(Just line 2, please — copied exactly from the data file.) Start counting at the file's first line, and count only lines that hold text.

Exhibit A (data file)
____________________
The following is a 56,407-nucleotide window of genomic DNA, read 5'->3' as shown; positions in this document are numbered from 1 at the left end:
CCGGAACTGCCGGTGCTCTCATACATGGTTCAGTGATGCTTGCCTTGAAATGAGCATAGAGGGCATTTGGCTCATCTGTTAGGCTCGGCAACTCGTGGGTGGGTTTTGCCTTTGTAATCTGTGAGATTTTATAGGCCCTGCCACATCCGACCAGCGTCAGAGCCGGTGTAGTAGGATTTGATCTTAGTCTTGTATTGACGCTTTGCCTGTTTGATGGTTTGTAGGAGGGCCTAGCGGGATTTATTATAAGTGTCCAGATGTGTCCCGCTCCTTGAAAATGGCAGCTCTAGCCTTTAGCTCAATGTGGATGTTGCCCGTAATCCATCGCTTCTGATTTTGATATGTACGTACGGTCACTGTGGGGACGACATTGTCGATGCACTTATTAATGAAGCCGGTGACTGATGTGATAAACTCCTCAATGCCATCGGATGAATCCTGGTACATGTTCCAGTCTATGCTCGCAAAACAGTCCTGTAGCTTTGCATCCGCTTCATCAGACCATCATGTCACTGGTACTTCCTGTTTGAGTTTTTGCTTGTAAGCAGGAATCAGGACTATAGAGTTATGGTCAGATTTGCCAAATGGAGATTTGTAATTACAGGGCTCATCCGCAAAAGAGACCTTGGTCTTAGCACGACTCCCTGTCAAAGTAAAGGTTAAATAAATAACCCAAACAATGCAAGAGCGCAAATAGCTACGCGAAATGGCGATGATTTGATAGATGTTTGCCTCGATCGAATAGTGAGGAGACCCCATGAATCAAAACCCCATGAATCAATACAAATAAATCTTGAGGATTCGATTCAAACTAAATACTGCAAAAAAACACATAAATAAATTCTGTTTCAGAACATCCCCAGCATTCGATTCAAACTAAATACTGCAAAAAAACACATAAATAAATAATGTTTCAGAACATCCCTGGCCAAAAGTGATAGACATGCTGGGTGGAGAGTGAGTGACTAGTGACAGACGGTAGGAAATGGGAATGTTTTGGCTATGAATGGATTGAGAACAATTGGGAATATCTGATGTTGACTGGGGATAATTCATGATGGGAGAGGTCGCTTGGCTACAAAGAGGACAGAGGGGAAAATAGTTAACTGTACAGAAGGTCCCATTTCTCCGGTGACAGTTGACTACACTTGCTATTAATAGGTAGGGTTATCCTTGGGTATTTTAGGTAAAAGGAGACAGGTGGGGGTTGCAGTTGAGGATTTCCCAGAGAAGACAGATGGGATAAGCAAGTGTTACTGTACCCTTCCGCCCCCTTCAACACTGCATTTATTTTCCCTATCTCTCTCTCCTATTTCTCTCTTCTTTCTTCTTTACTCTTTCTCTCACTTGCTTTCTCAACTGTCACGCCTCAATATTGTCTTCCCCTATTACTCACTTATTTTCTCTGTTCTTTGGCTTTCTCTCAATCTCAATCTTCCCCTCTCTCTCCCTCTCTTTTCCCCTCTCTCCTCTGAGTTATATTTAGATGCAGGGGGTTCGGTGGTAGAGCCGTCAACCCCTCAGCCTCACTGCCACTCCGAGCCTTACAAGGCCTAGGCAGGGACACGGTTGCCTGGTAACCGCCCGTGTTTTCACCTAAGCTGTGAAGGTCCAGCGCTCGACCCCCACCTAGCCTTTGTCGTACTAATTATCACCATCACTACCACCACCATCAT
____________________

CCGGAACTGCCGGTGCTCTCATACATGGTTCAGTGATGCTTGCCTTGAAATGAGCATAGAGGGCATTTGGCTCATCTGTTAGGCTCGGCAACTCGTGGGTGGGTTTTGCCTTTGTAATCTGTGAGATTTTATAGGCCCTGCCACATCCGACCAGCGTCAGAGCCGGTGTAGTAGGATTTGATCTTAGTCTTGTATTGACGCTTTGCCTGTTTGATGGTTTGTAGGAGGGCCTAGCGGGATTTATTATAAGTGTCCAGATGTGTCCCGCTCCTTGAAAATGGCAGCTCTAGCCTTTAGCTCAATGTGGATGTTGCCCGTAATCCATCGCTTCTGATTTTGATATGTACGTACGGTCACTGTGGGGACGACATTGTCGATGCACTTATTAATGAAGCCGGTGACTGATGTGATAAACTCCTCAATGCCATCGGATGAATCCTGGTACATGTTCCAGTCTATGCTCGCAAAACAGTCCTGTAGCTTTGCATCCGCTTCATCAGACCATCATGTCACTGGTACTTCCTGTTTGAGTTTTTGCTTGTAAGCAGGAATCAGGACTATAGAGTTATGGTCAGATTTGCCAAATGGAGATTTGTAATTACAGGGCTCATCCGCAAAAGAGACCTTGGTCTTAGCACGACTCCCTGTCAAAGTAAAGGTTAAATAAATAACCCAAACAATGCAAGAGCGCAAATAGCTACGCGAAATGGCGATGATTTGATAGATGTTTGCCTCGATCGAATAGTGAGGAGACCCCATGAATCAAAACCCCATGAATCAATACAAATAAATCTTGAGGATTCGATTCAAACTAAATACTGCAAAAAAACACATAAATAAATTCTGTTTCAGAACATCCCCAGCATTCGATTCAAACTAAATACTGCAAAAAAACACATAAATAAATAATGTTTCAGAACATCCCTGGCCAAAAGTGATAGACATGCTGGGTGGAGAGTGAGTGACTAGTGACAGACGGTAGGAAATGGGAATGTTTTGGCTATGAATGGATTGAGAACAATTGGGAATATCTGATGTTGACTGGGGATAATTCATGATGGGAGAGGTCGCTTGGCTACAAAGAGGACAGAGGGGAAAATAGTTAACTGTACAGAAGGTCCCATTTCTCCGGTGACAGTTGACTACACTTGCTATTAATAGGTAGGGTTATCCTTGGGTATTTTAGGTAAAAGGAGACAGGTGGGGGTTGCAGTTGAGGATTTCCCAGAGAAGACAGATGGGATAAGCAAGTGTTACTGTACCCTTCCGCCCCCTTCAACACTGCATTTATTTTCCCTATCTCTCTCTCCTATTTCTCTCTTCTTTCTTCTTTACTCTTTCTCTCACTTGCTTTCTCAACTGTCACGCCTCAATATTGTCTTCCCCTATTACTCACTTATTTTCTCTGTTCTTTGGCTTTCTCTCAATCTCAATCTTCCCCTCTCTCTCCCTCTCTTTTCCCCTCTCTCCTCTGAGTTATATTTAGATGCAGGGGGTTCGGTGGTAGAGCCGTCAACCCCTCAGCCTCACTGCCACTCCGAGCCTTACAAGGCCTAGGCAGGGACACGGTTGCCTGGTAACCGCCCGTGTTTTCACCTAAGCTGTGAAGGTCCAGCGCTCGACCCCCACCTAGCCTTTGTCGTACTAATTATCACCATCACTACCACCACCATCAT